Re: PHYS; Quantum Teleportation

Alejandro Dubrovsky (
Fri, 12 Dec 1997 10:25:21 +1000 (GMT+1000)

On Thu, 11 Dec 1997, Dan Fabulich wrote:

> At 11:13 AM 12/11/97 -0800, you wrote:
> >If I want to send a message to a receiver 2 things must happen:
> >1) I must change something in the receiver.
> >2) The receiver must be able to compare that change with something else,
> such
> > as the voltage on a wire now compared to what it was a nanosecond ago.
> >
> >Quantum Mechanics can do #1 but not #2 , so I have just changed one "random"
> >state in the receiver to another. The results are not really random but it
> >would sure look that way to the receiver. It's only when the receiver
> >compared his results with the records of what I did, and that can only be
> >done at the speed of light or less, would it become obvious that what I did
> >instantly changed what happened in the distant receiver.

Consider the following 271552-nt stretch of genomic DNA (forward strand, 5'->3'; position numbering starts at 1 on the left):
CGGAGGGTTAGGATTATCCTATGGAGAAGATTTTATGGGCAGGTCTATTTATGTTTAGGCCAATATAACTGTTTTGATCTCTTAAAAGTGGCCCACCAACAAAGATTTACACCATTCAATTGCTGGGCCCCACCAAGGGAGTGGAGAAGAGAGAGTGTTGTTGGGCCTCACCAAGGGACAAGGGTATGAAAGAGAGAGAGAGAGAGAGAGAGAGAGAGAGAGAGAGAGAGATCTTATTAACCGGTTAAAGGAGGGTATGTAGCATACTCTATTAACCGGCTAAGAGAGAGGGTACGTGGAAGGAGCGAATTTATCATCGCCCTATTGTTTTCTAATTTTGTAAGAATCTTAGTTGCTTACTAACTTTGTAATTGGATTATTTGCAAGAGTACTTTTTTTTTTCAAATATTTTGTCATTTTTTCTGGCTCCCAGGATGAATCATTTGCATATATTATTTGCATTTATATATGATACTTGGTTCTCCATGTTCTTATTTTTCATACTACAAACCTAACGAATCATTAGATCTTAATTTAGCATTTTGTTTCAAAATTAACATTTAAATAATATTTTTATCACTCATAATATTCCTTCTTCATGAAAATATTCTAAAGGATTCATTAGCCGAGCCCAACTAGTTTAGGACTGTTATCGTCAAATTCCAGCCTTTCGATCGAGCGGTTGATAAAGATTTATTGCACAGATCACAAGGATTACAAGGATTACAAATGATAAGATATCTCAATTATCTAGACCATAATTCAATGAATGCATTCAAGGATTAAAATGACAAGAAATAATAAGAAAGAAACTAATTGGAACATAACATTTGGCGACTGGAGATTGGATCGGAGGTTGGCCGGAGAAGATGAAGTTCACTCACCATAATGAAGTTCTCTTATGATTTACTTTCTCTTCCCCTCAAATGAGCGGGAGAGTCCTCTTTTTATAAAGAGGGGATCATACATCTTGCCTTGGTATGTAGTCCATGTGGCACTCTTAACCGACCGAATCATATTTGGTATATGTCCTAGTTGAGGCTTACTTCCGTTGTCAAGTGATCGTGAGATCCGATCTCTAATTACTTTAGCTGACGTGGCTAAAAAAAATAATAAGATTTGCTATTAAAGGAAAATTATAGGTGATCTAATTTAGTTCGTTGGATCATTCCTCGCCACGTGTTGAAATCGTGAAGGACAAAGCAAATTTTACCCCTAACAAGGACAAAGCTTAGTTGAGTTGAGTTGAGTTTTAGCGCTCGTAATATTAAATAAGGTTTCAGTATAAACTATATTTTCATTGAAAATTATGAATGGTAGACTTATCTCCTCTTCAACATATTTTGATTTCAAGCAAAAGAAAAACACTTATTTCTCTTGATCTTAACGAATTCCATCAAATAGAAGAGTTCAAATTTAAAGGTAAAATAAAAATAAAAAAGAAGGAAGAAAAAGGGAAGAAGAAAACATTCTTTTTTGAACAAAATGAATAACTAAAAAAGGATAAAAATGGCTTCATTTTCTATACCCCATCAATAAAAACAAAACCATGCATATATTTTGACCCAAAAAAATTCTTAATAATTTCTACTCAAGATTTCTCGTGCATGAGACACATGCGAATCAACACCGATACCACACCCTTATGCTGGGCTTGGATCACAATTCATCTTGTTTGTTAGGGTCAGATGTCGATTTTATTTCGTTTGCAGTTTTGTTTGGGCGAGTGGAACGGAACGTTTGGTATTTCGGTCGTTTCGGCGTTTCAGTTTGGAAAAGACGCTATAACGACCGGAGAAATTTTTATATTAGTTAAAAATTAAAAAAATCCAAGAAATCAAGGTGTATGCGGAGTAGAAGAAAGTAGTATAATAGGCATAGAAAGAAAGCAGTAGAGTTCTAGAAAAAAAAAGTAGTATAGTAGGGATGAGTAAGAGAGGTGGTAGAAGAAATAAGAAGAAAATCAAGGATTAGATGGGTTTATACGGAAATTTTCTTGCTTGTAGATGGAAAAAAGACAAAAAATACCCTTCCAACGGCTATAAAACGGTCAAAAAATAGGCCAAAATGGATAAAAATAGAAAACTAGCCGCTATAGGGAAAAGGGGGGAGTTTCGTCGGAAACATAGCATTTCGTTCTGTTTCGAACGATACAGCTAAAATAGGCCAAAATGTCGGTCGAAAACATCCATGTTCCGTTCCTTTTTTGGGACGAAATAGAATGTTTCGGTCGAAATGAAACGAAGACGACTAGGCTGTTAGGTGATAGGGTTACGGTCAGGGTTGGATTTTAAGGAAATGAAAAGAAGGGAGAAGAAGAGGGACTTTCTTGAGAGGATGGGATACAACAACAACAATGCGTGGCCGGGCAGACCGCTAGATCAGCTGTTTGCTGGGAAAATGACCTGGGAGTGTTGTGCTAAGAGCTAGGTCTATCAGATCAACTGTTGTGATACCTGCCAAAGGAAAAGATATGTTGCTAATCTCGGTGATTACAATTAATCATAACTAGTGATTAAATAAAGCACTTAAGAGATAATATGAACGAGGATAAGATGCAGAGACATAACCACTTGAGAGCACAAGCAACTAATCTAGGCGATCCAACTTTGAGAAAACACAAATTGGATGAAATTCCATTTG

> This doesn't necessarily seem true to me... You don't have to compare your
> photons against their previous states, but only against the states to which
> we had previously agreed. Suppose I tell you that every second I'm going
> to send you a photon, and that if the photon has agreed-upon property X you
> should interpret it as 0, and if it has property Y you should interpret it
> as a 1. This agreement would have to happen subluminally, but what if I
> then travelled 4E8 meters away and started up the QT machine? Wouldn't
> that be FTL communication?
If i read correctly, the problem is that the system doesn't always work.
It works 25 % of the time now and they think they can get it up to 75 %
(theoretical limit?) so you would never know which one of the photons was
correctly transmitted or not. Now, would CRC and parity
bit/photon checking help for such a low reliability rate?

Alejandro Dubrovsky